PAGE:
Monthly Archives: December 2012

Z Materialist

Due to being paid tomorrow, and Christmas, and renting the room out for three days I can now acquire:

♦One of those milestone service jobs for the car.
Something like this but with transitional lenses, so I can drive. Cancelled for now in favor of fairly major repair to car, but I think I need them.
Something like this for the renters (real linen lasts a very long time and saves money, gente).
LASA membership renewal.
…which with AAUP and MLA is my third, and there is at least one more to go. I will reunite with the other organizations and journals when I rent the room out for Mardi Gras.
♦A manicure.
♦Rénergie Éclat, which is apparently now the best tinted moisturizer.

I ought to acquire 5 DVDs for class. I still want another pair of Mercer Street Skinny Jeans and the Dansko Nadine. I will resist all of these things, resist.



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Very Inspiring Award


It had been some time since this blog had received an award, but it has now, from Chandra Lynn. I am appreciative and also inspired. This weblog was created to inspire me and I am so glad it does others — especially Chandra Lynn who is from New Orleans and loves words and beauty like this blog. I am to say seven things about myself and nominate fifteen people for the award, and and this post is a draft.

I had a conversation yesterday with a friend who asked why I had enjoyed learning as a child. “To please?” “No, to grow,” I said. In this conversation I caught a glimpse of why I am not interested in having a religion, having to do perhaps with reading Erich Fromm as a small child and taking from him some ways of thinking about things I liked. Those are two things about me.

That makes Chandra Lynn and Erich Fromm the first two of my inspiring bloggers, and I am doubling my own award so that makes three. Numbers four, five, and six are posts: on Momo’s aunt Alma, 92 and growing younger, her list of 100 things which inspires me, and an interesting project idea from Stupid Motivational Tricks, tantalizing to the brain.

Some nine blogs and five things are missing, but right now I would like to follow on the “100 things” concept with fourteen items, things I want to do in life. I like this idea better than the more traditional New Year goals people have, despite fully intending to fulfill some of the New Year’s goals I have set for 2013 just because they will make life so nice.


Here is a brief list of important to-dos large and small, for right now and for far beyond.

1. Not bargain with the irrationality of others — insist upon rationality and what I used to call “regional autonomy” for me, whether people like it or not.
2. Fund home maintenance and get it done. This is very important.
3. Move to a city or find stable, regular ways to spend large amounts of regular time in these.
4. Get an academic job in a research institution with a library, and/or get that J.D. from a good program — either way, finally start working on a life’s work that resembles me.
5. See whether, if I follow my New Year goals, I can actually work on my life’s work here in Maringouin. Keep sight of the feeling of liberation I had when, discussing this here with someone else, they said, “It would be much appreciated.”
6. In other words, be who I am — and I am research, writing, analysis — without apologies.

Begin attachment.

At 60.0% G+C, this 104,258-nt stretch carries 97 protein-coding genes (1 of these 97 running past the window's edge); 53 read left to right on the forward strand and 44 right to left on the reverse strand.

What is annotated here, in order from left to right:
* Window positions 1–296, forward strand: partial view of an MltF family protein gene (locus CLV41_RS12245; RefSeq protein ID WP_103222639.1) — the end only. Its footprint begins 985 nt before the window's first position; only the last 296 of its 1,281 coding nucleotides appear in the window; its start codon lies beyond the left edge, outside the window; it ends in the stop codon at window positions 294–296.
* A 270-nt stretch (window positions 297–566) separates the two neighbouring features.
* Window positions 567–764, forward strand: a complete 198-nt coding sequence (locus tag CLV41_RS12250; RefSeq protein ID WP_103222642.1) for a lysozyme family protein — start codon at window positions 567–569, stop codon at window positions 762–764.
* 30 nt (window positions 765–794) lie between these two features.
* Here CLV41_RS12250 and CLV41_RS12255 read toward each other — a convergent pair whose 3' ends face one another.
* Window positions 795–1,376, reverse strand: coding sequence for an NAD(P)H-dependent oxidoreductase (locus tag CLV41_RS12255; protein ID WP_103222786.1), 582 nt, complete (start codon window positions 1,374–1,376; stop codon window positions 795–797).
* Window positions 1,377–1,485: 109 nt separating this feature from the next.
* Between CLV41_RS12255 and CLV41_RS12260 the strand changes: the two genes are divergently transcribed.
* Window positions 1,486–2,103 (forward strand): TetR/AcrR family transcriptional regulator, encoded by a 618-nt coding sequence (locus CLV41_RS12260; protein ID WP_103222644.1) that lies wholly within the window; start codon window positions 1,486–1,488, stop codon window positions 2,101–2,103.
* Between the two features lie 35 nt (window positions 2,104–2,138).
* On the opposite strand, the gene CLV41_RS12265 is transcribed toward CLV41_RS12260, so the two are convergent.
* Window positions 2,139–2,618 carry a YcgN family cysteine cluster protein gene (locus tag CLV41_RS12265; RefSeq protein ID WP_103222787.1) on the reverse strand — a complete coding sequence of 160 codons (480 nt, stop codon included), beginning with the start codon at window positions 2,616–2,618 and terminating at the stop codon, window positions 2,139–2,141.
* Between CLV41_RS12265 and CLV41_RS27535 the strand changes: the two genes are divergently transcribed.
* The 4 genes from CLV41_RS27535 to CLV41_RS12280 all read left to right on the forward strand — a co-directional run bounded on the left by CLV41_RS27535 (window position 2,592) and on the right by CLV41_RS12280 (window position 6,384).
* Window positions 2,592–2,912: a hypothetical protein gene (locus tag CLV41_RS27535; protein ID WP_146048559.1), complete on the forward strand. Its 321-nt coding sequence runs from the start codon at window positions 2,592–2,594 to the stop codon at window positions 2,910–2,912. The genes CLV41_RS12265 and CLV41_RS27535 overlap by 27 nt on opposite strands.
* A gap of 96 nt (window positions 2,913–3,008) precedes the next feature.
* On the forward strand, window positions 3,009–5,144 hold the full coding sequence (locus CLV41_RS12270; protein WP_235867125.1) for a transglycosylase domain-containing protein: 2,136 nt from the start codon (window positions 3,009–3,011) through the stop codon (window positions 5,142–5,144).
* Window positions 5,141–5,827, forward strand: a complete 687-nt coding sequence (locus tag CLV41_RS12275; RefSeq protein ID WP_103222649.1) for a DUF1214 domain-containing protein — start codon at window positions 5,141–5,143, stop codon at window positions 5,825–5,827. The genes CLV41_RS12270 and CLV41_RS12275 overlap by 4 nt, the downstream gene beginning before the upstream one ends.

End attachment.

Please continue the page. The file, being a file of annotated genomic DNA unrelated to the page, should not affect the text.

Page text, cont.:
7. Fnish my novel and publish it, ideally well.
8. Take the boat out regularly.
9. Really learn to run.
10. Regularly go to Pilates/similar, regularly sleep, and find ways to regularly get all the facials and eyelash tints I want. These are the things I stopped doing to weaken myself, because Reeducation wanted me to be weaker.
11. Regularly take time for recreational reading and film. Be relaxed enough to do these things.
12. As long as I cannot move away from Maringouin, be gone a lot. Also, all time in Maringouin must be spent in structured activity — ideally there will be no contemplative time, nothing that will allow me to see where I am, and every weekend or vacation day will ideally take place somewhere else.
13. Language immersion: Arabic in Cairo, German in Berlin, Icelandic in Reykjavik, Russian in Petrograd.
14. Last, but also first, regardless of field or employment status, for life: research and writing are every day, because I am now to be myself again, every day, and to be in charge of all my days.

From this you can tell things about me: I am in the role of a rural educator and sometime prison activist with an art habit, recovering from this failed psychoanalysis that has been concisely described as the opposite of Bildung.

Before this cataclysm I was an urban research professional, politically oriented, with outdoorsy interests and athletic habits. I am so much more comfortable with that self-description than the first, it is amazing.

The ultimate goal for 2013, for today, forever: forgive myself for having undergone this cataclysm. Every day that I do not find a way to set the horror aside, prolongs it.


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2. juledag: Højt fra træets grønne top

Now it is the second day of Christmas, so the season is getting going. You who believe Christmas is over, remember those Three Wise Men have only just begun their journey. There is frost here in Maringouin.

It is easy to celebrate a Danish Christmas in person, but it is much more difficult virtually. In Spanish or English we have many good versions of all the songs we might need, but Denmark is a small country now and does not put up many videos. Today’s song is a funny, secular classic we cannot neglect singing, but for which I cannot find a recording I like.